It's the transactions, stupid. That variation on the Bill Clinton presidential campaign theme pretty much sums up what's at stake as every major vendor in the industry vies for a piece of digital economy that will take us into the next century.
IBM is set to get a leg-up on its rivals by enabling most of its products to run Enterprise JavaBeans. For IBM, this is one of the most important pieces of software development to come its way in a very long time. It means IBM finally has some affordable, comparatively easy-to-implement middleware that can link all of its platforms.
In the past, IBM has had a variety of middleware approaches, but each one cost a fortune and its implementation required 10 people in lab coats.
Now the company has the crucial piece of software it needs to tie every platform on the market into its MQSeries transaction processing architecture. This means IBM customers are pretty much guaranteed a scalable architecture for Internet commerce applications that can grow with them at a moment's notice, as opposed to waiting for a single vendor. such as Microsoft, to deliver its Microsoft Transaction Server offering on a scalable version of Windows NT -- possibly some time in 1999.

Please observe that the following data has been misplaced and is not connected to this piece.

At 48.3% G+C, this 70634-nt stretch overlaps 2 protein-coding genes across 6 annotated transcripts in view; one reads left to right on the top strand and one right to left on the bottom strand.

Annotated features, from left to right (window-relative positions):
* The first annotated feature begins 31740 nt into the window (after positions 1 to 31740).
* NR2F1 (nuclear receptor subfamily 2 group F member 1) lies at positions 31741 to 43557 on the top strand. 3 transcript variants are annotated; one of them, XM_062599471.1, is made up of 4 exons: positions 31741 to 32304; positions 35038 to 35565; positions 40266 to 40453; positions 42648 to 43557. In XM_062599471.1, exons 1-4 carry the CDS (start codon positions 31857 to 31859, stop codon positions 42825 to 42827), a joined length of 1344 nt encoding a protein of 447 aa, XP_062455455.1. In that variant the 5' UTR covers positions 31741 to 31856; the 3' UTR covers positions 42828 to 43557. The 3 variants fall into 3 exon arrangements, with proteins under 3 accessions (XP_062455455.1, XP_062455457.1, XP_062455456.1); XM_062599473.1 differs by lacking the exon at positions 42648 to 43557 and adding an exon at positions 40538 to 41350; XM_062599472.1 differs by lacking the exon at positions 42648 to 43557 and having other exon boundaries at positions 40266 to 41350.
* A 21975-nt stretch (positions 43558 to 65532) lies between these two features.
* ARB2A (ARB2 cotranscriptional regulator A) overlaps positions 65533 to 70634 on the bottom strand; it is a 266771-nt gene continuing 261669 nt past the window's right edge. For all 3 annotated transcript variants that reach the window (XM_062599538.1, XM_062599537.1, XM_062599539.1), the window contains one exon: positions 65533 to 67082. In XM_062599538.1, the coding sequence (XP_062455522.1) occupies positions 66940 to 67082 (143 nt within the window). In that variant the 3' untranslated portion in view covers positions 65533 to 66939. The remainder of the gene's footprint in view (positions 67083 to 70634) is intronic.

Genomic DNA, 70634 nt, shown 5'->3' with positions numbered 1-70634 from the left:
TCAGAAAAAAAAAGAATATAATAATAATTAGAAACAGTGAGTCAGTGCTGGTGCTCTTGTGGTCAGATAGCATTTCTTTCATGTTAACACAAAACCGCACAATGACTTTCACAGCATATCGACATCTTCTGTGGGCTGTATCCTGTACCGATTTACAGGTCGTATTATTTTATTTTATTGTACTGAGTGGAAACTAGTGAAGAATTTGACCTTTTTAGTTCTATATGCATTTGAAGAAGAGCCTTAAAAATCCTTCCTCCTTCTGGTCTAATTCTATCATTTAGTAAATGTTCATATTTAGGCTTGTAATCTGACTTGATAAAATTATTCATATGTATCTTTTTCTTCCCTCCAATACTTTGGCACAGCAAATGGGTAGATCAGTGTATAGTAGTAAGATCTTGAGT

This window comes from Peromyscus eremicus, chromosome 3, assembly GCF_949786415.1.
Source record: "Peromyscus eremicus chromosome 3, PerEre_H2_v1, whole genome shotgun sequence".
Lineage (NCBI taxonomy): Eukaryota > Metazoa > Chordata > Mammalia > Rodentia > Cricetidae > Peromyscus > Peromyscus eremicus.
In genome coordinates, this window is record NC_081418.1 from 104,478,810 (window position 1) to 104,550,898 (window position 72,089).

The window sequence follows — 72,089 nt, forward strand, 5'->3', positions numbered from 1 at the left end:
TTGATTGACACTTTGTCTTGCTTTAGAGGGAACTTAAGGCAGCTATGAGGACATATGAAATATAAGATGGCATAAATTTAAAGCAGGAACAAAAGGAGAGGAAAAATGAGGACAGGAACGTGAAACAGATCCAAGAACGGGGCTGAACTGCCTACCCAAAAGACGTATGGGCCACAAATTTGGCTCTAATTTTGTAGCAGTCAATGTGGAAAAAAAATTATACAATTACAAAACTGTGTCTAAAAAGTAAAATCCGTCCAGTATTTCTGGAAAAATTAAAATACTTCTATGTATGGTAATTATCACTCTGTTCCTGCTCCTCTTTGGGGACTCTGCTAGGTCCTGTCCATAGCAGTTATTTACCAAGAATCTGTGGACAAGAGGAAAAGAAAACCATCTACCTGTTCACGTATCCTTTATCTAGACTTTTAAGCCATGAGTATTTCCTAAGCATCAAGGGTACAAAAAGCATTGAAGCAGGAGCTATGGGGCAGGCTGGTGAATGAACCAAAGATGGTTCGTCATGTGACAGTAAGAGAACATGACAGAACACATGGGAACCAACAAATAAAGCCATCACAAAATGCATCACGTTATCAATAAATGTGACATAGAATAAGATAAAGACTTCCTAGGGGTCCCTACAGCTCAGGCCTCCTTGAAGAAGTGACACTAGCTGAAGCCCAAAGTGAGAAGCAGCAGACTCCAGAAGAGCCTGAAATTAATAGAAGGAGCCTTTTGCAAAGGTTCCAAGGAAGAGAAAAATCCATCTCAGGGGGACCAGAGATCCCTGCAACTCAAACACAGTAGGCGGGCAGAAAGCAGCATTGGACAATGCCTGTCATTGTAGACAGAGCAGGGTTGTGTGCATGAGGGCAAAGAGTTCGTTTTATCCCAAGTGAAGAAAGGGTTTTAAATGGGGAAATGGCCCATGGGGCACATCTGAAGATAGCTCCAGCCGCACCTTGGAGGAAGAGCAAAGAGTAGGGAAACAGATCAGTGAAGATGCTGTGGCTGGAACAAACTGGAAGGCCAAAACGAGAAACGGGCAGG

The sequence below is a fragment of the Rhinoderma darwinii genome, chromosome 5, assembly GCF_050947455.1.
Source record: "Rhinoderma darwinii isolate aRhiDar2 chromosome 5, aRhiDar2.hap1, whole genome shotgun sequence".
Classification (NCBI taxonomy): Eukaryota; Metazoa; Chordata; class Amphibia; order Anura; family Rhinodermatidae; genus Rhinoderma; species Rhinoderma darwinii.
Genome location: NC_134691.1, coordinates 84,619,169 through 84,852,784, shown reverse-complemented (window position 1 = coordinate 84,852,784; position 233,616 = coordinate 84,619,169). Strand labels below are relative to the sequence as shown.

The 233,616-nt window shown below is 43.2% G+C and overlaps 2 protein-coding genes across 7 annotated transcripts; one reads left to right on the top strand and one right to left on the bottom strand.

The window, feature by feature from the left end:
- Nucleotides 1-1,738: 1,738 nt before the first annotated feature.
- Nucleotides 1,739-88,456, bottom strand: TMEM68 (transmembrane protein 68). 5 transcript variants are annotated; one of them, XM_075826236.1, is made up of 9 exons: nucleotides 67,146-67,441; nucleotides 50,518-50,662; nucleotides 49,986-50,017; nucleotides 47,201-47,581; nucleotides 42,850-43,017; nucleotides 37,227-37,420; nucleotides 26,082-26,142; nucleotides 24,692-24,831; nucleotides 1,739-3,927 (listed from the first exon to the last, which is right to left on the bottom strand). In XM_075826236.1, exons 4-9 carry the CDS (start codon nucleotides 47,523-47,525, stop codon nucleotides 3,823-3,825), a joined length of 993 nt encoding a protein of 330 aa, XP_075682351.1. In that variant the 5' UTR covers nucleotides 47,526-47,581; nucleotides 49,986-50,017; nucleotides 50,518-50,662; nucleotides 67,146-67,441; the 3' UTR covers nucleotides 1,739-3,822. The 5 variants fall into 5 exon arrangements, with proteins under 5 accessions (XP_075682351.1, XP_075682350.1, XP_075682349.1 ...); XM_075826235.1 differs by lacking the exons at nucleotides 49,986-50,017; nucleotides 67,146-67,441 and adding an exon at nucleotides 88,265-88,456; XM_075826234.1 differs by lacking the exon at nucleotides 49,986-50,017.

As with most good things that happen at IBM, this latest project is a positive accident. Two years ago, IBM set out to unify its platforms under an object-oriented architecture called the San Francisco project. Along the way it discovered Java. The marriage of these two efforts is about to yield great things for a company that could never get out of the way of its own platforms.
What the future holds
Today IBM, along with companies such as SAP, Oracle, Microsoft, Netscape and Sun, is playing for all the marbles in the nascent digital economy infrastructure. The company that actually owns the transactions in this new economy is going to dominate this industry for years to come.
So the question is, will IBM be up to that task, or are we just looking at a slightly hipper version of the same old gang that couldn't shoot straight?